can put into place preventive tools to effectively reduce future remediation costs and
health-related liabilities. And doing so now could ensure that your school mold problem
does not grow too far out of control!

Table 1.

                                Moisture Control Tips
      Fix leaky plumbing ASAP.
      Fix building leaks ASAP.
      Keep heating and air conditioning drip pans clean, flowing properly, and
      To reduce moisture levels in the air, increase ventilation (when outdoor air is cold
       and dry) or dehumidify (if outdoor air is warm and humid).
      Vent moisture-generating appliances, such as dryers, to the outside.
      Maintain low indoor humidity (ideally 30 -50 percent of relative humidity).
      Perform regular building inspections.
      Clean and dry wet or damp spots within 48 hours.
      Don't let foundations stay wet! Improve drainage away from foundations.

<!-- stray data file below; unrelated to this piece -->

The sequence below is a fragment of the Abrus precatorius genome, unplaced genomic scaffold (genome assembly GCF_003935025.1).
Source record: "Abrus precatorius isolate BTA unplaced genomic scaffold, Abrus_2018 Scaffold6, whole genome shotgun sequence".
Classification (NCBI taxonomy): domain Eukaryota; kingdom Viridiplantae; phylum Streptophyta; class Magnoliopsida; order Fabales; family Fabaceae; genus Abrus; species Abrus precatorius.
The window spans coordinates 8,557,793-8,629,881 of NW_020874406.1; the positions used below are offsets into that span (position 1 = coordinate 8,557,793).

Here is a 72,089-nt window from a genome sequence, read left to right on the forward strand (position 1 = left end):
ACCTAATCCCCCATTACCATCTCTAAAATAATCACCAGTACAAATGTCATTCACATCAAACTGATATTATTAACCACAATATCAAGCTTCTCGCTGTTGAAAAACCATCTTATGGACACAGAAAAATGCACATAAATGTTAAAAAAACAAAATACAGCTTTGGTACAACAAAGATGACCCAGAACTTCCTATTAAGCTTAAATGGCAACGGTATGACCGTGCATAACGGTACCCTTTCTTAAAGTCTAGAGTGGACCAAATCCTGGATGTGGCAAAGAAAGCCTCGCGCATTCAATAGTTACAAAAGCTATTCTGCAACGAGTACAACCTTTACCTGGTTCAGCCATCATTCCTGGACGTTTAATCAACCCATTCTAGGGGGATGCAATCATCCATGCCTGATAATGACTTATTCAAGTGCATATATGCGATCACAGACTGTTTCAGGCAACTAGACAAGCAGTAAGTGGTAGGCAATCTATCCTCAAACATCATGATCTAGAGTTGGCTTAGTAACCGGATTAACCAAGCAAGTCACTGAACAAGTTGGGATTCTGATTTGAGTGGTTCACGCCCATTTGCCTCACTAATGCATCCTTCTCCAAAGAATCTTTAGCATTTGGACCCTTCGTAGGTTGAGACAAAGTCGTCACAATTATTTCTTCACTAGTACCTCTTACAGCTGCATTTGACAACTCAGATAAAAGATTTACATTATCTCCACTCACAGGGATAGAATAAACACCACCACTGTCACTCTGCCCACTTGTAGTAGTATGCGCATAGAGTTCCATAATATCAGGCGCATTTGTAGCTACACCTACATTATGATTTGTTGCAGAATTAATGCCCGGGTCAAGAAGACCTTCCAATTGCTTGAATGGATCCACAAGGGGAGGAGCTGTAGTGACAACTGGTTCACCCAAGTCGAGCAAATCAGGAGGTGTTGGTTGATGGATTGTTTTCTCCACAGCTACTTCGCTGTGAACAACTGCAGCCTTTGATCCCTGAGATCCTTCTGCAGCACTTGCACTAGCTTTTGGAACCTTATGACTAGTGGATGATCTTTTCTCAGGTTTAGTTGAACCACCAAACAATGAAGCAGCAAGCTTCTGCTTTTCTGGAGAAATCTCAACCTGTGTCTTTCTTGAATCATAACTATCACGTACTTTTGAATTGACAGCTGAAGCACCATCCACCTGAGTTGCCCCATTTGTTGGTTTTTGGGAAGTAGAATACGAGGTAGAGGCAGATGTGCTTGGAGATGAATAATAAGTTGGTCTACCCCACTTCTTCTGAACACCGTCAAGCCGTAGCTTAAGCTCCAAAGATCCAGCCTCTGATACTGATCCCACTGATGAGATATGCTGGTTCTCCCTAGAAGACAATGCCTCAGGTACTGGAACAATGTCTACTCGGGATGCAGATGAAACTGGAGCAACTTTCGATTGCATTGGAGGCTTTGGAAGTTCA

Source: U.S. Environmental Protection Agency

Table 2.

                            Key Mold Remediation Steps
   Consult health professionals as needed.
   Select a remediation manager and team.
   Access size of problem, types of mold, and type of damaged materials.
   Communicate with building occupants.
   Identify source of moisture.
   Select personal protective equipment and containment method.

   Adopt remediation plan.
   Fix moisture problem.
   Remediate.
   Discard all mold-damaged material that can not be 100 percent cleaned.
   If hidden mold is found, reevaluate plan